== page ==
The spread of Covid-19 has turned us into a nation of hand-washing obsessives, citizens who vigorously interlace our fingers and circle-scrub our thumbs with an exacting, anxiety-fueled intensity. But it’s not over when you flip off the faucet: Drying your hands matters too, because damp skin provides a hospitable environment for microorganisms and, as a result, might increase the likelihood that you’ll pass on pathogens.
So now, as we confront what could be a society-altering disease outbreak, it seems worth taking a hard look at the widely reviled yet seemingly ubiquitous electric hand dryer. Are they more hygienic than paper towels, as their manufacturers claim, or are they, as some people suspect, essentially air-blasting virus fountains?
The earliest pitches for hand dryers played up their supposed ability when it comes to “preventing the spread of contagious disease,” as a 1924 newspaper ad for the Airdry Electric Towel put it. More recently, Dyson, whose Airblade hand dryer promises—threatens?—to “scrape water from hands like a windshield wiper,” has bragged that its HEPA air filter captures particles as tiny as .3 microns in diameter, much like the N95 face masks that are now selling for AirPod Pro–equivalent prices on Amazon.
But the quality of the intake filter doesn’t address whether blowing air at 420 mph—the actual purported airspeed of one Airblade model, according to the company’s website—is a smart idea given that it’s sending droplets and particles from your just-washed hands flying rapidly every which way. When you dig into the science on hand dryers, you’ll come across reason to be concerned. A study published in 1989 found that gentler, old-style hand dryers blew bacteria over a three-foot radius and onto the user’s clothes, which considering the era was probably an acid-washed jean jacket.
A 2018 study produced even more troubling results, finding that “potential pathogens and spores” could be “dispersed throughout buildings and deposited on hands by hand dryers.” It tested models with and without filters and determined that the filters “most likely reduce the number of potentially pathogenic bacteria with the potential to colonize hands but do not eliminate the risk entirely.” A 2015 study found that super-aggro hand-dryers, like the ones made by Dyson, "produced significantly greater aerosolization of virus on the hands" than the traditional kind. Paper towels, meanwhile, were found to be more hygienic than either type of machine.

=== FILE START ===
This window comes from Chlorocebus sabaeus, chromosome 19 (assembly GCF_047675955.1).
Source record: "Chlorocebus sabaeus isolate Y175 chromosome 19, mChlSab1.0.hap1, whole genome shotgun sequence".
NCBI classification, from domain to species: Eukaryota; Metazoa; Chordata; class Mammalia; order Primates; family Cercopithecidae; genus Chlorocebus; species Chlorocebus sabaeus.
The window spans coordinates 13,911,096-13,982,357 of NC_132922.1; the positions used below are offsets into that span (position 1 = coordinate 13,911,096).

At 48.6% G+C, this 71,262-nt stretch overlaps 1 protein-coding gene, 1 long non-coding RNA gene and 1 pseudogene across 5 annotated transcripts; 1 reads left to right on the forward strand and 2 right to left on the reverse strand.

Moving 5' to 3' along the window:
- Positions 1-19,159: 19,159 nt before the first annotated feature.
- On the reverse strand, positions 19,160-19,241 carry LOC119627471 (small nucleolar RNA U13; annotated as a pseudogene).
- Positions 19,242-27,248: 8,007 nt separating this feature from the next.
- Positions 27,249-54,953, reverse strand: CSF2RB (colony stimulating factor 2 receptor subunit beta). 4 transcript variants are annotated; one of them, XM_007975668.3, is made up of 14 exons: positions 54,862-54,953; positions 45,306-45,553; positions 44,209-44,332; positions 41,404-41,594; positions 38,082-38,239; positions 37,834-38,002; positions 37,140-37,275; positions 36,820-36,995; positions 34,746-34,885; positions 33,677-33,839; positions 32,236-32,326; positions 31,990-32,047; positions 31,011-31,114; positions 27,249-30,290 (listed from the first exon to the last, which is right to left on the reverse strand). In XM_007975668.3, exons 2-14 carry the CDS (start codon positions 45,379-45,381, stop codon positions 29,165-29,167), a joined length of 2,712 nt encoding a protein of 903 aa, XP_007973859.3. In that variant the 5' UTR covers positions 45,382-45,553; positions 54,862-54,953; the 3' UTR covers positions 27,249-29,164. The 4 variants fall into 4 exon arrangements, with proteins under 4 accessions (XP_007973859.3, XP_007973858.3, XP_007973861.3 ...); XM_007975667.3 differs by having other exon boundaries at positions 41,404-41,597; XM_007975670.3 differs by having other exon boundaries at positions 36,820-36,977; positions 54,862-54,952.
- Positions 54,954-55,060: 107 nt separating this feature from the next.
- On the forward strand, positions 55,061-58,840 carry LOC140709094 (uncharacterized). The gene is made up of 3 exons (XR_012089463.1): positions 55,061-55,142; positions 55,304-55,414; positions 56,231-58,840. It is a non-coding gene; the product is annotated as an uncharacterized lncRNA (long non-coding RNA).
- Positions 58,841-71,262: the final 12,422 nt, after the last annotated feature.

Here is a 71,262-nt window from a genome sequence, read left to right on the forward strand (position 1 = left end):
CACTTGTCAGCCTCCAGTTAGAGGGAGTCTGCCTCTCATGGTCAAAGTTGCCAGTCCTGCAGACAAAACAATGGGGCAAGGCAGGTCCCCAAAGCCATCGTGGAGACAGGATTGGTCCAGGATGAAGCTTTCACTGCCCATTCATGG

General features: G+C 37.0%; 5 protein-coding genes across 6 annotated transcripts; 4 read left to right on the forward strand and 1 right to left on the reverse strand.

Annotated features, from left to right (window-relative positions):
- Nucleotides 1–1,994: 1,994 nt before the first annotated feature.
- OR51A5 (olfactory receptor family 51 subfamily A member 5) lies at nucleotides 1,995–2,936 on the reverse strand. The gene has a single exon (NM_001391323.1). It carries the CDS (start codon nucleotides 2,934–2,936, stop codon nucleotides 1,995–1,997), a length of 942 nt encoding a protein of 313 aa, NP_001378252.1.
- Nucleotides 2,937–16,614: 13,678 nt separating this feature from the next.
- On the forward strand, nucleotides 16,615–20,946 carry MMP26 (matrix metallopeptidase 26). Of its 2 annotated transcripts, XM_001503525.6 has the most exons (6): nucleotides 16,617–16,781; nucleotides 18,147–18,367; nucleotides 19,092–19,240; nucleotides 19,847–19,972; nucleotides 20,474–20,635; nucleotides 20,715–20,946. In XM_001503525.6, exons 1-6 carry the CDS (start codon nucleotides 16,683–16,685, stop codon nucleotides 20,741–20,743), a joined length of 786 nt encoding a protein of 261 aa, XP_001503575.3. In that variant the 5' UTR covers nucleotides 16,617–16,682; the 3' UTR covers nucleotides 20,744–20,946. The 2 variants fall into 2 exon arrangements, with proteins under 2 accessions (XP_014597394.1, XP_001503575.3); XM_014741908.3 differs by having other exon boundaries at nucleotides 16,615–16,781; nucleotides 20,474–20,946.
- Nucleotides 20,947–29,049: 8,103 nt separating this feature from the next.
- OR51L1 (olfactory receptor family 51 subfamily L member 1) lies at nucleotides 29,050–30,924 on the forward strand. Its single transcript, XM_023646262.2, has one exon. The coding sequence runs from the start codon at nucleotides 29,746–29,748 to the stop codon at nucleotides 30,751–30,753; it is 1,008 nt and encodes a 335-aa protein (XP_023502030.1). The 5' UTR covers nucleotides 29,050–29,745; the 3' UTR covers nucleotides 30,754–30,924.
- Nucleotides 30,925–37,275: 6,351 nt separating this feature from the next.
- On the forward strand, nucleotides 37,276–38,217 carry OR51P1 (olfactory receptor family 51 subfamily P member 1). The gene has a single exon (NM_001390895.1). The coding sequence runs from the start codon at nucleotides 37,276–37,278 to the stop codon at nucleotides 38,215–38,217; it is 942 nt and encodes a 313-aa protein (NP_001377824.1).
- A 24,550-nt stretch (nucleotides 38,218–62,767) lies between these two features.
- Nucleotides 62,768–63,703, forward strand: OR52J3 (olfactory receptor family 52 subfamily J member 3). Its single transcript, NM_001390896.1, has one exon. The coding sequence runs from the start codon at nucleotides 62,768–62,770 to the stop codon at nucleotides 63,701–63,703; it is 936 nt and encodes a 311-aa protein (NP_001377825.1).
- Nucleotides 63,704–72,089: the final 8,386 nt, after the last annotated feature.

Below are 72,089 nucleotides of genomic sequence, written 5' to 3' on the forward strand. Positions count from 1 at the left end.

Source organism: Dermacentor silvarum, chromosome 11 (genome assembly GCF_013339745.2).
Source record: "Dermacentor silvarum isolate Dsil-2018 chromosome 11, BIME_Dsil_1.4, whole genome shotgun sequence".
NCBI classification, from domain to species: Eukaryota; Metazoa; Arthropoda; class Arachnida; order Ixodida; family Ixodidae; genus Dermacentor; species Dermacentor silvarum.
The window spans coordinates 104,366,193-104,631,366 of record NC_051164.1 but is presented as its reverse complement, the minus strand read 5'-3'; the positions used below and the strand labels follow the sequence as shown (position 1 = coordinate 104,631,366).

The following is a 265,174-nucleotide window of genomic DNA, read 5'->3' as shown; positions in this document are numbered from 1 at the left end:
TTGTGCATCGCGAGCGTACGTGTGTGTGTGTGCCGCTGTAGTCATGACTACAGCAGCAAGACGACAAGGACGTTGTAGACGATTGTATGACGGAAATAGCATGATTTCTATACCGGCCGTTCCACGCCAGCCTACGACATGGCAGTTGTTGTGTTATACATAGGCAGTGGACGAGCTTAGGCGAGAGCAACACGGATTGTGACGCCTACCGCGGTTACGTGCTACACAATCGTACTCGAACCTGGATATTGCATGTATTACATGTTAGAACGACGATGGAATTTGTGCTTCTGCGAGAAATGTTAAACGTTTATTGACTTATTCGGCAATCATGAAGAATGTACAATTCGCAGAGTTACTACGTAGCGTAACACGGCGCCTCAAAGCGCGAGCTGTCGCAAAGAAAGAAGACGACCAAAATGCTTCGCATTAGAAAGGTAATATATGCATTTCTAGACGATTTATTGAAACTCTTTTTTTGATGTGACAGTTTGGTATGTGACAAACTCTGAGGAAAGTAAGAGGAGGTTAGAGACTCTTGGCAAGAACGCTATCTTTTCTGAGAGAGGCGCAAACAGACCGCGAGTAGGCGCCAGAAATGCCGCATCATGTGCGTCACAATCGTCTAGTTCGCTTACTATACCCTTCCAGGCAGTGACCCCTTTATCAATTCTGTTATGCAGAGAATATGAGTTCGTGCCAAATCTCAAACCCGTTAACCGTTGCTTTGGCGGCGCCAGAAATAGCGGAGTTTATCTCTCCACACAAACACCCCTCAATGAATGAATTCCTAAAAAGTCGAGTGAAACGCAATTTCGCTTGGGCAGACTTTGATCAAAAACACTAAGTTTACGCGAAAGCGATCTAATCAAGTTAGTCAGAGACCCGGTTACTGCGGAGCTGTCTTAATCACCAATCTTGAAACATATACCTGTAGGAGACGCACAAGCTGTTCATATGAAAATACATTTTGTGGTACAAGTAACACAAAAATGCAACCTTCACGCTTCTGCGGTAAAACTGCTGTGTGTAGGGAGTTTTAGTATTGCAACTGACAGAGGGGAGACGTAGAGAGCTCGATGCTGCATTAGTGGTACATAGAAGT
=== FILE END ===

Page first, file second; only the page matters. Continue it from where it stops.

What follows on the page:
A 2012 analysis of 12 studies over four decades published in Mayo Clinic Proceedings concluded that “[f]rom a hygiene viewpoint, paper towels are superior to electric air dryers” and that they should be used in “locations in which hygiene is paramount, such as hospitals and clinics.” Though it could be argued that hygiene should be paramount in the restroom of, say, your neighborhood Panera Bread, too.
So does that tell us anything about whether hand dryers could spread a virus like the one that causes Covid-19? I called Peter Setlow, a biochemist at the University of Connecticut and one of the authors of that 2018 study. Setlow is a “spore guy” not an infectious disease expert, but he nonetheless came away from that research with a deep and abiding distrust of hand dryers regardless of the model. “Sorry, hand-dryer industry,” he told me. “My personal opinion is that they shouldn’t be used.”